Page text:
Blog: Any ghost employees out there?

Joanne Sefton, Specialist Employment Lawyer at Menzies Law

Yep, it’s that time of year when thoughts momentarily turn to all things witchy, spooky and pumpkin-related in a last-gasp attempt to stave off the impending tinsel tsunami for a few more precious days. Or does it just feel that way with a five-year-old at home?

Anyway, keeping it seasonal, the recent EAT case of Sandle v Adecco caught my eye, and provided a new spin on the old (roasted) chestnut of ‘ghost’ employees. That is, those tricky individuals who manage to drift off over the horizon without the employment relationship ever really being brought neatly to an end.

As you may know, Ms Sandle was a lawyer who gained a post at BASF plc, the chemicals giant, via Adecco employment agency. She worked in the role for a couple of years and hoped to secure permanent employment. However, a recruitment freeze, combined with performance concerns, led to her assignment being terminated on one month’s notice.

Other than a voicemail message from the local manager, there was no communication between Adecco and Ms Sandle after the assignment ended. Adecco generated a P45, but this was not actually sent to her. Ms Sandle subsequently brought unfair dismissal claims against both BASF and Adecco.

The claim against BASF failed on the basis that she was never its employee. It’s worth remembering that there was a period in the mid-2000s when it seemed that end-users might well be at risk of being found to have agency workers who had become employees (and gained employment rights against them). These developments were over-ridden by legislation and, rather than being employed by no one, agency workers will generally now be expressly employed by the agency.

Her claim against Adecco also failed, although not due to employment status. The ET decided (and the EAT agreed) that Adecco had not communicated any dismissal to Ms Sandle (and nor had she resigned). In those circumstances, there could be no dismissal, and so her employment relationship had continued, albeit in a state of “limbo”. If she had been dismissed, or had resigned and claimed constructive unfair dismissal, then the view of the ET seems to have been that she would likely have had a successful claim (albeit with some big question makes over the level of compensation).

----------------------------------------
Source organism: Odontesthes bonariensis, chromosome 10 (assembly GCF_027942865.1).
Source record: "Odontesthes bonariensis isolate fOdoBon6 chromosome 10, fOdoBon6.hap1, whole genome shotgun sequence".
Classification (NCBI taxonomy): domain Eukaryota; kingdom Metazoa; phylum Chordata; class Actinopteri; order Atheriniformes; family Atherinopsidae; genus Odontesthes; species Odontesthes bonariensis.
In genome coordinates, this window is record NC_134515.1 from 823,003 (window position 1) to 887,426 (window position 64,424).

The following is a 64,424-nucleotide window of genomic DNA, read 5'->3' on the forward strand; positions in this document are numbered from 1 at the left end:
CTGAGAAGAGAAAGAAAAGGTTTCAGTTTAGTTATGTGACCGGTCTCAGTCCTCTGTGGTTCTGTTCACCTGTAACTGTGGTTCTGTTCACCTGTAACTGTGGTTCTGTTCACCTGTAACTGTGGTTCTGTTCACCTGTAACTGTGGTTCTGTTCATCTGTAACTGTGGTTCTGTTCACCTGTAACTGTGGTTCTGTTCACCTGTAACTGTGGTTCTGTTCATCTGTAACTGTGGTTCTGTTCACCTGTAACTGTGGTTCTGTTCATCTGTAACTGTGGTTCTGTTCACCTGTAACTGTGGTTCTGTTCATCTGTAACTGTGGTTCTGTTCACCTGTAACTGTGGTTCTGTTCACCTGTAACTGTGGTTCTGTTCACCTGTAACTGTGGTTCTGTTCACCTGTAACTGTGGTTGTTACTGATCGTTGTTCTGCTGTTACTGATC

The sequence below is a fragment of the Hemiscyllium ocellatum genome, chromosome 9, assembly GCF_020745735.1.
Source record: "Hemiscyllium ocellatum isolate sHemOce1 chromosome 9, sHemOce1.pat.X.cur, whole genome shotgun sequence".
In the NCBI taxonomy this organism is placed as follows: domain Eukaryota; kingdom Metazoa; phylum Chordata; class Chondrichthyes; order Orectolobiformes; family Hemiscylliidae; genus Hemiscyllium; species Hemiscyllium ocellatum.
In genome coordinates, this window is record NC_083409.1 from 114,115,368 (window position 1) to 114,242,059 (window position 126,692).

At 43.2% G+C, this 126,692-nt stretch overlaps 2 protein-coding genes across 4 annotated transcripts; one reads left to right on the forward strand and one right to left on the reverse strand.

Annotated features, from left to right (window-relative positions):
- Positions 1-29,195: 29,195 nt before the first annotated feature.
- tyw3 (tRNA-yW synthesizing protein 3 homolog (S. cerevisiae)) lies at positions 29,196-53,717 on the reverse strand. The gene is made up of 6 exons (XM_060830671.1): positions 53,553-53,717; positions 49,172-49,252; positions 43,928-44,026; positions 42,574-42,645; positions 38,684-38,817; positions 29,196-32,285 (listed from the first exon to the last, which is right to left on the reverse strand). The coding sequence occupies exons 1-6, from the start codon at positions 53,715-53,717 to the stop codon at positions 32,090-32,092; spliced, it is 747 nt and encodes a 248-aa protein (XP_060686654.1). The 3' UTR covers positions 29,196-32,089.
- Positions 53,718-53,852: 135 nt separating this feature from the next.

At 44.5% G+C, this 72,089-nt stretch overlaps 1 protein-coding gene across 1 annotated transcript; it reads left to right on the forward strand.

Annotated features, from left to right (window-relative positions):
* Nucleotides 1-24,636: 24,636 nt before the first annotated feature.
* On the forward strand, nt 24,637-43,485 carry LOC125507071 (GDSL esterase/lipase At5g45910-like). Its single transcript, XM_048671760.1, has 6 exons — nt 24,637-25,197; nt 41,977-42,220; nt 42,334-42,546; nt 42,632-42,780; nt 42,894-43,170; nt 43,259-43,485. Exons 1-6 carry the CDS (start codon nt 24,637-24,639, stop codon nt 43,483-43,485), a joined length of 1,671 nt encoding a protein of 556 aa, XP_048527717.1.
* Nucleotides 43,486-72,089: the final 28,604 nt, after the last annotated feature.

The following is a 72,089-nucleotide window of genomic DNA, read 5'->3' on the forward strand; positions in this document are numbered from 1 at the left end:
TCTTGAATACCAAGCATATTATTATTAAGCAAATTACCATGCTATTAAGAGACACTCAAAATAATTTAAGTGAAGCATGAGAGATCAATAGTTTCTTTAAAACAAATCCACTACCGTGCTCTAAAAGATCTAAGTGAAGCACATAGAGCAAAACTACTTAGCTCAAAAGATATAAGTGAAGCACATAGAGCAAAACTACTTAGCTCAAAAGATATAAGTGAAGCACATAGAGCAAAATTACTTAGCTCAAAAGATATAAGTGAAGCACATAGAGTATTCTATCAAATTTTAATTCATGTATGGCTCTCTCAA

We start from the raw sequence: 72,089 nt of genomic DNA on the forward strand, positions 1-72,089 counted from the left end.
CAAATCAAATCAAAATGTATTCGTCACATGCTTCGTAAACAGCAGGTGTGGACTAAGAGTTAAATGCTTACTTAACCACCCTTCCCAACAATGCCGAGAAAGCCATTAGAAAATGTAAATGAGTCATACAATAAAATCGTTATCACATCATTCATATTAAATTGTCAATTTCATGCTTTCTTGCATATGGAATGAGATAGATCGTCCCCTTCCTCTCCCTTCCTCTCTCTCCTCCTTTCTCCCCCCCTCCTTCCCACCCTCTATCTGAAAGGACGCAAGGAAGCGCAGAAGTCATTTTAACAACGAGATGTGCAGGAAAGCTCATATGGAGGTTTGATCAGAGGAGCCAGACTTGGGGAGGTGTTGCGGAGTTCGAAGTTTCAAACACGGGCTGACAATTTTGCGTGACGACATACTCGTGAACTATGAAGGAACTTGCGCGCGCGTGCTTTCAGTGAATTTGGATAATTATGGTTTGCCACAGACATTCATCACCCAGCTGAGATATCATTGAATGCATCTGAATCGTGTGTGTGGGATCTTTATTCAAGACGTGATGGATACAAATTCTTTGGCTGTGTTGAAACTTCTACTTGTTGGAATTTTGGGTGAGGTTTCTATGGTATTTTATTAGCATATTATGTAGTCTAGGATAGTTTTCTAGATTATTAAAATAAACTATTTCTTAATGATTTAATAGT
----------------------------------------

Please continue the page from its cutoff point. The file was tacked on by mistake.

Although not quoted in the Sandle case, as it engaged different legal tests, the decision is in some ways reminiscent of the famous 2013 case of Geys v Société General in which the defendant bank thought they had dismissed the Claimant, but hadn’t in fact managed to do so. That decision raised important questions which remain largely unanswered, including around whether employment could be terminated for the purpose of bringing an unfair dismissal claim, but not for contractual purposes.

Although the headline message from Sandle might be that end-user organisations don’t have too much to worry about, the agency situation is not the only one that can give rise to ‘ghosts’. Another classic is employees on long term sickness absences, and then there are more unusual situations, perhaps involving employees who move abroad.

In order to avoid being ‘tricked’ by any nasty surprises at Halloween or any other time, do have a think about:

  • Making sure that any termination is promptly confirmed in writing. Even where the employee resigns, an acknowledgment letter should set out the effect of the resignation in terms of termination date, notice pay, etc.
  • Where achieving termination on a particular date is critical, either for contractual benefits (particularly bonuses), or for making sure the employee doesn’t accrue qualifying service for an unfair dismissal claim, do get advice on the timings and on exact wording of your correspondence.
  • Keep an eye on the status of any employees who are not active in employment, review their situations as appropriate, and make sure information is not lost in and handovers or business transfers.

 

Joanne Sefton, Specialist Employment Lawyer at Menzies Law